Sunday, June 10, 2012

Triceratops on stage

I built this little stage for the next little book. A triceratops wandered across it when I wasn't looking.

Friday, May 18, 2012


That linocut I was working on a couple of blog posts ago? It's finished.


I am thrilled to have my artwork accompany the many fine essays in the latest issue of Brevity: A Journal of Concise Literary Nonfiction.

From the Brevity site:

"For more than a decade now, Brevity has published well-known and emerging writers working in the extremely brief (750 words or less) essay form, along with craft essays and book reviews. Though still committed to the mission of publishing new writers, Brevity has enjoyed an embarrassment of recent riches, including the work of two Pulitzer prize finalists, numerous NEA fellows, Pushcart winners, Best American authors, and writers from India, Egypt, Ireland, Spain, Malaysia, and Japan. Authors published in Brevity include Sherman Alexie, Lia Purpura, Terese Svoboda, John Calderazzo, Steven Barthelme, Mark Yakich, Ander Monson, Caitlin Horrocks, Jon Pineda, Brenda Miller, Aimee Nezhukumatathil, Robin Hemley, Lee Martin, Rebecca McClanahan, Robin Behn, Abby Frucht, Barbara Hurd, Bret Lott, Ira Sukrungruang, Rigoberto González, Judith Kitchen, Michael Martone, and Diana Hume George.

Work from Brevity has been anthologized and reprinted in venues including Creative Nonfiction, Fourth Genre, Utne Reader, the Short Takes anthology, the Best Creative Nonfiction anthology from W.W. Norton, and many recent writing textbooks."

Surf on over to Brevity and spend some time with these short, marvelous essays (and check out the artwork, too).

Wednesday, May 02, 2012

Vulcan juggling lava

My 6 year old daughter Rachel created this animation of her character Vulcan the volcano, juggling his piece of lava.

Monday, April 30, 2012

Work in Progress - a linocut for "Our Rarer Monsters"

I'm currently working on the seventh linocut of a series of eight that will be published in a book of poetry by Noel Sloboda later this year. The book will be "Our Rarer Monsters", and I've been posting the linocuts and some various related images over on flickr. Here's the first little doodle, drawn on the manuscript while reading the poems and thinking about the kinds of images I wanted to make:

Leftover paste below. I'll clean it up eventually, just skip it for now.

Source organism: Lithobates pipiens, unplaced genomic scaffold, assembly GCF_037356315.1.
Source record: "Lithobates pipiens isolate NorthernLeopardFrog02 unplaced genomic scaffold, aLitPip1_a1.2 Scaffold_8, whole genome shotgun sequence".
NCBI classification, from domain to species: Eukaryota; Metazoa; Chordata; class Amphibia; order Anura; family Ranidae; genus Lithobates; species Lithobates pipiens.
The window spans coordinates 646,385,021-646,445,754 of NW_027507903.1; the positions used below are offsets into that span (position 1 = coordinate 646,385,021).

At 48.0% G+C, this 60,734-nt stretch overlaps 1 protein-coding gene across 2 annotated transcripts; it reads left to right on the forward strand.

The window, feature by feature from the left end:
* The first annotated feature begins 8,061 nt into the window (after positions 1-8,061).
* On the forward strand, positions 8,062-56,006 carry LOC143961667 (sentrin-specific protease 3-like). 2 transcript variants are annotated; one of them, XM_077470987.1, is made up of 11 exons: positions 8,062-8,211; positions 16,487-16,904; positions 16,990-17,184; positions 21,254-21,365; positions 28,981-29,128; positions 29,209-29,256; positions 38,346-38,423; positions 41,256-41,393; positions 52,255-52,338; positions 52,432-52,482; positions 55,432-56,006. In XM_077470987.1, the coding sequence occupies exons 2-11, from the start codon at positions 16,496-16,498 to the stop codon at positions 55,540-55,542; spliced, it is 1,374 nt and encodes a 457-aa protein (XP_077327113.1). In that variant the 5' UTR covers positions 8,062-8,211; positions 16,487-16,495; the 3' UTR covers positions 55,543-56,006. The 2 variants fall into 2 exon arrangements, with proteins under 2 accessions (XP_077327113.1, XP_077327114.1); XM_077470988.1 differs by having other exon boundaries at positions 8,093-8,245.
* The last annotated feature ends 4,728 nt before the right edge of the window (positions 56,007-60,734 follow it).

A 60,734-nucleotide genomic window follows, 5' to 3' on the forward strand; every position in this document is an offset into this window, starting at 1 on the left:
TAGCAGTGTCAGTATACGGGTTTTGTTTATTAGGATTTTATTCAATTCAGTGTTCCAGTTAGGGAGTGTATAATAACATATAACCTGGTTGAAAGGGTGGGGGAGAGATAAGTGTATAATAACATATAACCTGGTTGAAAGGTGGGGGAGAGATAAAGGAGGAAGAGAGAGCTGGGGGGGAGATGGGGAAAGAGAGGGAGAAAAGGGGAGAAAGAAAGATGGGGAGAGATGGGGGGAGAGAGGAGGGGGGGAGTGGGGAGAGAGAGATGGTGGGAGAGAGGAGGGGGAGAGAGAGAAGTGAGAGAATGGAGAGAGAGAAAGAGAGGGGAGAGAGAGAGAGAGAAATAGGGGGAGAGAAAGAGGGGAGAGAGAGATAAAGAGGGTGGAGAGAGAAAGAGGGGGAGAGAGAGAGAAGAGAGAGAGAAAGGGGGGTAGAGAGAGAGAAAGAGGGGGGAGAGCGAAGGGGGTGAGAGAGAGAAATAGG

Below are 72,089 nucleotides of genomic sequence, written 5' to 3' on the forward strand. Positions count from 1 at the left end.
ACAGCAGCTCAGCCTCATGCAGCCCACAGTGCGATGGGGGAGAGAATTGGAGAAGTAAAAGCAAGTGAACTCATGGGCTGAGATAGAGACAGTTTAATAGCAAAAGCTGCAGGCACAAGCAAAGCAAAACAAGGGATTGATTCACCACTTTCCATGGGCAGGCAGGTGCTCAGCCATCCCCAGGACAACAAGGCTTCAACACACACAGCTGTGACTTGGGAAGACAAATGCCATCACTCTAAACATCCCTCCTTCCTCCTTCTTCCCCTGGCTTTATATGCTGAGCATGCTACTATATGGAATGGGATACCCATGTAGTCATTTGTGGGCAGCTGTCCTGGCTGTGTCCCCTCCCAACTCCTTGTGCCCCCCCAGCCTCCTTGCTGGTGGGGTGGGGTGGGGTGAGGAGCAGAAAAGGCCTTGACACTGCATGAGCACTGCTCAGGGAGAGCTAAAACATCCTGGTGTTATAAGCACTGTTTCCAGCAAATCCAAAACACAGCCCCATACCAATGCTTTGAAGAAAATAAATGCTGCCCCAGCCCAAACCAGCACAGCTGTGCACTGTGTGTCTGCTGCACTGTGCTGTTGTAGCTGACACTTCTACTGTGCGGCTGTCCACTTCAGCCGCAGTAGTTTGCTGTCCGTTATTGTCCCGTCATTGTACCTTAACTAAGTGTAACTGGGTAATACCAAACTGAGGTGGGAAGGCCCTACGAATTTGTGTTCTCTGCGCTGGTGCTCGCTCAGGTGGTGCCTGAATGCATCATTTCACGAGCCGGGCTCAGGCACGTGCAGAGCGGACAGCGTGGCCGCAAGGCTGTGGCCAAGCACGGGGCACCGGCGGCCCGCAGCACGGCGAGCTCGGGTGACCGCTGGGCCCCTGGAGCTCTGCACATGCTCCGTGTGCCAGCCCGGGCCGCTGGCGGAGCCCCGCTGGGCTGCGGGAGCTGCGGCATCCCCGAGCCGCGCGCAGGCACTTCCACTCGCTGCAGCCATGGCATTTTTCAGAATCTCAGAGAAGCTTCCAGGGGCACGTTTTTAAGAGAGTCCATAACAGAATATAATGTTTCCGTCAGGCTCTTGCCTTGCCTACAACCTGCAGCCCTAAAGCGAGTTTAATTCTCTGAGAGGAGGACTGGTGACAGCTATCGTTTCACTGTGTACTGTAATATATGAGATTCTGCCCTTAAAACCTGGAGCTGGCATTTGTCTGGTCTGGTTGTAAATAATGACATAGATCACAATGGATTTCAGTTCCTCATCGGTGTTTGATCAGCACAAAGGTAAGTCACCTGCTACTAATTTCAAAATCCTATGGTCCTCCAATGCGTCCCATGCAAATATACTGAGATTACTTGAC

Then there were some thumbnail sketches in the sketchbook - here's an excerpt from that particular exploration with the pen:
And here's the initial drawing that I worked up on the block, before I made the first cut:
As I've been working on these prints I've been scanning the blocks. I've found this to be useful as a way of deciding where to go next with the gouge. I can take the scan in photoshop, heighten the contrast to get a sense of the final black and white look of the linocut, and reverse the image to see the mirror image composition that will be the actual finished print. That reversal can have big effects on a composition, so it's helpful to have some sense of what's going to happen.
But I realized that the scans themselves were becoming kind of beautiful as images on their own, both for the contrast between the carved mark and the drawn mark, and because the surface gets so heavily worked as I draw and erase and redraw, looking for both the correct value and, often more critically, the direction of the cut that I want to make next. I tend to work very slowly and sneak up on the image, and try to avoid settling in to a pattern when I cut. I really want to draw with the gouge.
So, I post these hybrid images as a sort of "behind-the-scenes" look at how the linocuts happen. It's a different species of drawing than what I do in my sketchbook. Some of the marks are describing value, and some are shorthand marks recording decisions about which direction my next cut should take - which of the possible cross-contours my gouge will follow. The last image above is the current state of the block - plenty of opportunities left to screw it up. Stay tuned to see if it survives.